A widow and small-business owner wonders how to replace a credit card with a $36,000 credit limit that had to be closed after her husband died.
Dear Your Business Credit,
My husband, who just died, became the primary cardholder somewhere during our 42-year marriage so I had to turn in my MasterCard. Now I need to choose another. I have an American Express card through Costco and a MasterCard through Sears but I want the one I had with a $36,000 limit. I have a small business but no employees (I own nine properties) so perhaps I should get one just for the business expenses, as well. Thoughts? — Jean
My condolences for the loss of your husband. After a 42-year marriage, this must be a very challenging time for you. Replacing your MasterCard is probably the last thing you want to deal with.
You mentioned you are looking for a personal card with a $36,000 credit limit. The most direct route to see if you still qualify is to apply for that same card. Call the bank that issued the card, explain your situation and ask how to do that.
Bear in mind that your credit limit may not be the same as it used to be if your household income has changed dramatically. If your husband was working and your household income declined, that might limit how much you can borrow. But since it sounds like you are still running your business and may have income from your properties, this may not be an issue.
If, for some reason, the card your husband had is no longer available, there are a number of other options from MasterCard. Take a look at the list of MasterCards that CreditCards.com publishes to see what other options are available.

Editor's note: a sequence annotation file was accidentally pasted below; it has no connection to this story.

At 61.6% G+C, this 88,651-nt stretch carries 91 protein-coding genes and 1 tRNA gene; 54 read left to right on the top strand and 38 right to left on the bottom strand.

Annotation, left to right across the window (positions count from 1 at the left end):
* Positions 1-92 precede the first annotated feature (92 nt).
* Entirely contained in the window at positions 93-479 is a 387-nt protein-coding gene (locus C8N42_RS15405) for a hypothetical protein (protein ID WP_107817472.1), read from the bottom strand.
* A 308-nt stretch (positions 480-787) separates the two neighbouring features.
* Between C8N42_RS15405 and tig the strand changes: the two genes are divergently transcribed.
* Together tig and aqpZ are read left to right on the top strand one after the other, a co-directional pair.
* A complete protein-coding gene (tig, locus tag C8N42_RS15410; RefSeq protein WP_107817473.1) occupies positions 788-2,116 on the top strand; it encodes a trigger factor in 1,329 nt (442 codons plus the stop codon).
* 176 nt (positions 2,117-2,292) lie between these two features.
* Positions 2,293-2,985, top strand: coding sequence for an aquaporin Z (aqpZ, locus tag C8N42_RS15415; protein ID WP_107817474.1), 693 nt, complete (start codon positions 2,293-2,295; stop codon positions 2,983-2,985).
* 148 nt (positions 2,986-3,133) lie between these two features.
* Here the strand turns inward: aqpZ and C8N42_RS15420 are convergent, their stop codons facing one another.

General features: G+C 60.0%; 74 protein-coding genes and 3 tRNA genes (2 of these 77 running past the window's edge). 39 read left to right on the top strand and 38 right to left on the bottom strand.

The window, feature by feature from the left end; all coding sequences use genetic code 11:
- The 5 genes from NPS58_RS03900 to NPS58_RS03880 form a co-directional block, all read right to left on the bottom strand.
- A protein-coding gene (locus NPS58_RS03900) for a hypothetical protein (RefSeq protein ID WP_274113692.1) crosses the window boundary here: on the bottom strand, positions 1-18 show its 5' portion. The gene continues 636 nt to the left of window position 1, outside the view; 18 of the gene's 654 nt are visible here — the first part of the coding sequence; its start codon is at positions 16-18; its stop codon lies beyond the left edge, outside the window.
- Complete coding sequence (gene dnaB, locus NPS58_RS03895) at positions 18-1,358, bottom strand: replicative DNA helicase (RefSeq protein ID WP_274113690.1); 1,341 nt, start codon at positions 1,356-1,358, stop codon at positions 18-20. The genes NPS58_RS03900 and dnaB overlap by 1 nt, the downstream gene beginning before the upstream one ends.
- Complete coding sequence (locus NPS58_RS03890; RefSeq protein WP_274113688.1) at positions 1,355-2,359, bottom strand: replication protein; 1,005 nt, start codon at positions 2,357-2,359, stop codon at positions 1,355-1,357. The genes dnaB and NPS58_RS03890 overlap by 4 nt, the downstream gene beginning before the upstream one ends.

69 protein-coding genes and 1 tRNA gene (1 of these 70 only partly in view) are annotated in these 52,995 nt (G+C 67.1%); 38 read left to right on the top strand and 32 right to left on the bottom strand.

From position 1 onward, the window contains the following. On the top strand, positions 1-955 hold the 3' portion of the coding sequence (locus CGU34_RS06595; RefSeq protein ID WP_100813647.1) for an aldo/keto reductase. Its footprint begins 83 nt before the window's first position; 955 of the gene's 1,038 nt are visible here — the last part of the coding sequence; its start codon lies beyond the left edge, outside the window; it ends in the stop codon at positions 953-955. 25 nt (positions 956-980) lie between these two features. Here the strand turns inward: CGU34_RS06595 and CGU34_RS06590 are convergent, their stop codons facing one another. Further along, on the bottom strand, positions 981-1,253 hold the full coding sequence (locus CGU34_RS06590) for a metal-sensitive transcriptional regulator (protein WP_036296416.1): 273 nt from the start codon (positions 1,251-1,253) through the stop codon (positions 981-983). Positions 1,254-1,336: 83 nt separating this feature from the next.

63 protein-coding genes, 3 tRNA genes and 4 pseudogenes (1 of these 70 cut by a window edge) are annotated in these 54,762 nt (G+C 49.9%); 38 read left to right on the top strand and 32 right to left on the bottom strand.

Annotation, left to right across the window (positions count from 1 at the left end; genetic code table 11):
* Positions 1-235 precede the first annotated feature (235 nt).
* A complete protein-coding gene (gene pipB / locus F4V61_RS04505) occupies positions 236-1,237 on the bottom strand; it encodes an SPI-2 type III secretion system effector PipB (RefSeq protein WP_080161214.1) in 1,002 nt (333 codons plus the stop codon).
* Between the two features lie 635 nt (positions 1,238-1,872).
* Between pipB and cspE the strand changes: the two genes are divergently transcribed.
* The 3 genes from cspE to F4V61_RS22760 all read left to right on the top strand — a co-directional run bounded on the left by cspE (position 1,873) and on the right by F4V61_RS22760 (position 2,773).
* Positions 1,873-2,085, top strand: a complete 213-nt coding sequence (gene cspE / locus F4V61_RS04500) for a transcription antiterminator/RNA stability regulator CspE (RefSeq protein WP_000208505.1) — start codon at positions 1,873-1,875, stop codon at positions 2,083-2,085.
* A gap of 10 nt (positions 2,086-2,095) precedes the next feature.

I think you’re right that you should get a small-business card for your business. Separating your business and personal expenses can make it easier to keep records and also offers some liability protection. Creditcards.com offers a listing of small-business credit cards that you can use to compare and contrast the perks the cards offer and their interest rates.
You didn’t mention what your typical business expenses are. Take a look at the records from your business to figure out which category of expenses eats up the biggest portion of your budget. Is it gasoline, travel, office supplies or something else? Choose a card whose rewards match your purchases and you’ll be surprised how fast the points add up.
Given your recent loss, you are more vulnerable than you normally would be to making financial decisions you might regret later, whether they have to do with how you use your credit cards, investing or other matters. If you don’t have a financial planner, contact a trade group such as the National Association of Personal Financial Advisors, which can help you find a professional with a good reputation.
A good financial planner will be attuned to the financial issues that tend to come up after the loss of a spouse and provide a sounding board if you’re treading into financial areas that your husband had been handling. There’s no need to navigate everything on your own when you’re going through the grieving process.